100 trillion neutrinos just passed through you

The IceCube Laboratory at the Amundsen-Scott South Pole Station, in Antarctica, hosts the computers that collect data on site (Photo: Erik Beiser, IceCube/NSF)

The IceCube Laboratory at the Amundsen-Scott South Pole Station, in Antarctica, hosts the computers that collect data on site (Photo: Erik Beiser, IceCube/NSF)

Jenni Adams is part of a large-scale scientific mission to understand a very mysterious elementary particle — the neutrino. At the IceCube experiment in Antarctica, Adams and her colleagues use a creation over a mile long to detect the evidence of the elusive particle. At TEDxChristchurch, the Associate Professor of Physics at the University of Canterbury explains how that works.

The neutrino has a particular ability to pass through almost anything — our bodies, walls, the sun, even “objects so dense that nothing else can escape” — Adams says. Day and night, neutrinos pass through us all, at a rate of about 100 trillion per second. Because of their ghostly ability to pass through things (nearly) without obstacle, neutrinos are tricky particles to detect.

Though it is rare, neutrinos do interact … sometimes. And on the seldom occasion that they do, they produce charged particles, which in turn produce light, which is [relatively easily] detectable. “If we can put enough targets in front of a neutrino,” Adams says, “then we have a chance [of detecting this light].”

At the Amundsen-Scott South Pole Station, the IceCube team built a system designed to detect this light, made up 5,160 in-ice light detectors and minicomputers strung on 86 cables. Why Antarctica? Because with a meters-long ice shelf, it happens to be the perfect setting for catching neutrinos — a place with a built-in large and transparent structure, necessary for catching the rare flashes of light caused by neutrino interaction.

The light detectors at IceCube are housed in extremely pressure-resistant glass and sunk into a hole in the ice on cables that stretch over a mile long with the detectors, or Digital Optical Modules (DOMs), starting at a depth of 1,450 meters and ending at a depth of 2,450 meters.

Adams describes how they got the detectors underground:

“To deploy these cables … first, we used a normal drill to make a hole and then a specially-developed hot water drill, which pumps hot water down into the hole. We can’t just take the ice out of the hole — it’s 2.5 km deep.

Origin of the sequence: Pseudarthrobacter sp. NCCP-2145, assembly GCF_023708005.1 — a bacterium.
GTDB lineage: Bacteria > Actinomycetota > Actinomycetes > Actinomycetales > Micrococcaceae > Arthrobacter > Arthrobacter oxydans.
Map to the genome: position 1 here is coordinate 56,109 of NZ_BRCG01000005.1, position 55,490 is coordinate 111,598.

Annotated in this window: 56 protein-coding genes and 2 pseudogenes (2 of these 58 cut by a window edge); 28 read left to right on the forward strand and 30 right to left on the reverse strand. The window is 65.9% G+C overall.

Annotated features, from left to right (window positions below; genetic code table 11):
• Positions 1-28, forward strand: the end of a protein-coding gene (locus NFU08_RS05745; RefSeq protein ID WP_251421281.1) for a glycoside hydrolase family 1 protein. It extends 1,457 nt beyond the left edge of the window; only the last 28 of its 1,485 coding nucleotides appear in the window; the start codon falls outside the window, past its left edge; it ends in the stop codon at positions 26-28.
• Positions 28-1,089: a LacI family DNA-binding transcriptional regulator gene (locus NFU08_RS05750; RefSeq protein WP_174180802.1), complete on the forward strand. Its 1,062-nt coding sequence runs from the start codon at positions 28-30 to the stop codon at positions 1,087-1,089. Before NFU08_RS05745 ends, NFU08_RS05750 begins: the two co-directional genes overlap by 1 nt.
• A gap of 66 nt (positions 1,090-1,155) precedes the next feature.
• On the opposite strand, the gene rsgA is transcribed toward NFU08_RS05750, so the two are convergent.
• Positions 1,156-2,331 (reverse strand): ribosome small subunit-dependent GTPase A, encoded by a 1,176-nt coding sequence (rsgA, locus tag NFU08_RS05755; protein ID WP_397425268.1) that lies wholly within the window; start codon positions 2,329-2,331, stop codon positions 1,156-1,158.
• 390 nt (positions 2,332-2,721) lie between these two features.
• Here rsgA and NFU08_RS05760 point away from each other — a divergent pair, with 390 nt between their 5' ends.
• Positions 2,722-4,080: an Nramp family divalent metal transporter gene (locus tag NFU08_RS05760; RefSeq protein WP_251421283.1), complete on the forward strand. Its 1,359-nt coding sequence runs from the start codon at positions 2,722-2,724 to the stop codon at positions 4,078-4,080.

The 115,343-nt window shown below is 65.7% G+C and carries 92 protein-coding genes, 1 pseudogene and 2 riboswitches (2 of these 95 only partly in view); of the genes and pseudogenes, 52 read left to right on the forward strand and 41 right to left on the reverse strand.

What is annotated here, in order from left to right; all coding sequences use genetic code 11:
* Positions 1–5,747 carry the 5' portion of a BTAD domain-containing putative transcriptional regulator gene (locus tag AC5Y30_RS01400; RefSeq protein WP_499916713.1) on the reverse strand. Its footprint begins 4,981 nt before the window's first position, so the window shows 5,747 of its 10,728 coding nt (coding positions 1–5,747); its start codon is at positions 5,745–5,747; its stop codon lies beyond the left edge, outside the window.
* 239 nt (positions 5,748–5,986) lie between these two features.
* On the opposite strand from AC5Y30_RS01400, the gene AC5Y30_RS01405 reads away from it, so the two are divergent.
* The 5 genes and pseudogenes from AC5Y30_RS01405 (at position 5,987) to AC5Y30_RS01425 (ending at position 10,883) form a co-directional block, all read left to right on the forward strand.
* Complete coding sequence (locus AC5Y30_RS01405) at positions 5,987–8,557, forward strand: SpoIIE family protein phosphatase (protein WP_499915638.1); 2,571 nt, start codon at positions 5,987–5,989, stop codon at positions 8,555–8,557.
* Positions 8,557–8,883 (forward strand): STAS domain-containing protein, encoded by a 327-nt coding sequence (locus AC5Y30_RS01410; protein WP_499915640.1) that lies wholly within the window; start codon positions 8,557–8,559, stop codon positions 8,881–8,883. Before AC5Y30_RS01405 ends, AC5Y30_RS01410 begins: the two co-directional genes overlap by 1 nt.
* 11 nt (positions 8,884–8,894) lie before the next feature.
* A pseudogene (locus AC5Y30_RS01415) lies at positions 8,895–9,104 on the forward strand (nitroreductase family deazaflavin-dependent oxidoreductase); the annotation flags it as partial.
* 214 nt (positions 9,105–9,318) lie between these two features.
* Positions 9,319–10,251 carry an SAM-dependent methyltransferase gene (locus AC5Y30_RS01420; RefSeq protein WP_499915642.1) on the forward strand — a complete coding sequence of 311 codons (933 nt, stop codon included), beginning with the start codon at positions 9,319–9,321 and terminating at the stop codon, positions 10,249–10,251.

It takes two days to melt each hole; it takes around 11 hours to lower a cable down and we have about 30 hours before the ice begins to refreeze again. Then it takes about a month for the ice to completely freeze, and once it’s completely frozen, there’s no way we can get the detectors out, so the detectors are there for good in the ice then.”

The IceCube's light detectors in preparation for deployment at the  IceCube Laboratory (Photo: Jim Haugen, IceCube/NSF)

The IceCube’s DOMs in preparation for deployment at the IceCube Laboratory (Photo: Jim Haugen, IceCube/NSF)

A detector descending into the ice hole (Photo: Mark Krasberg, IceCube/NSF)

A DOM descending into the ice (Photo: Mark Krasberg, IceCube/NSF)

“We’re after neutrinos that come from the highest energy regions of the universe, and they have probably a million to a trillion times the energy than the neutrinos produced in radioactive decays, or from the sun,” Adams says.

The DOMs on the IceCube detector detect the light coming from the charged particles post-interaction and send data up to the laboratory via minicomputer. Then scientists go through masses of data — IceCube collects one terabyte of unfiltered data daily and sends about 100 gigabytes to the lab per day — to try and understand the origins of super high energy neutrinos, particles that might reveal the source of ultra-high-energy cosmic rays, which many theorists think could be outside our galaxy.

“There are cosmic rays [charged particles] that have a million times energy than anything we’ve ever created on Earth and actually likely to ever be able to create,” Adams says. “We would love to know where these charged particles come from… It might be something like an exploding star or objects devouring other objects or something we don’t yet know … We know there’s something out there producing all of this energy — but we don’t know what it is or where it is.”

IceCube hopes to find out.

To learn more, watch Adams’s whole talk below:

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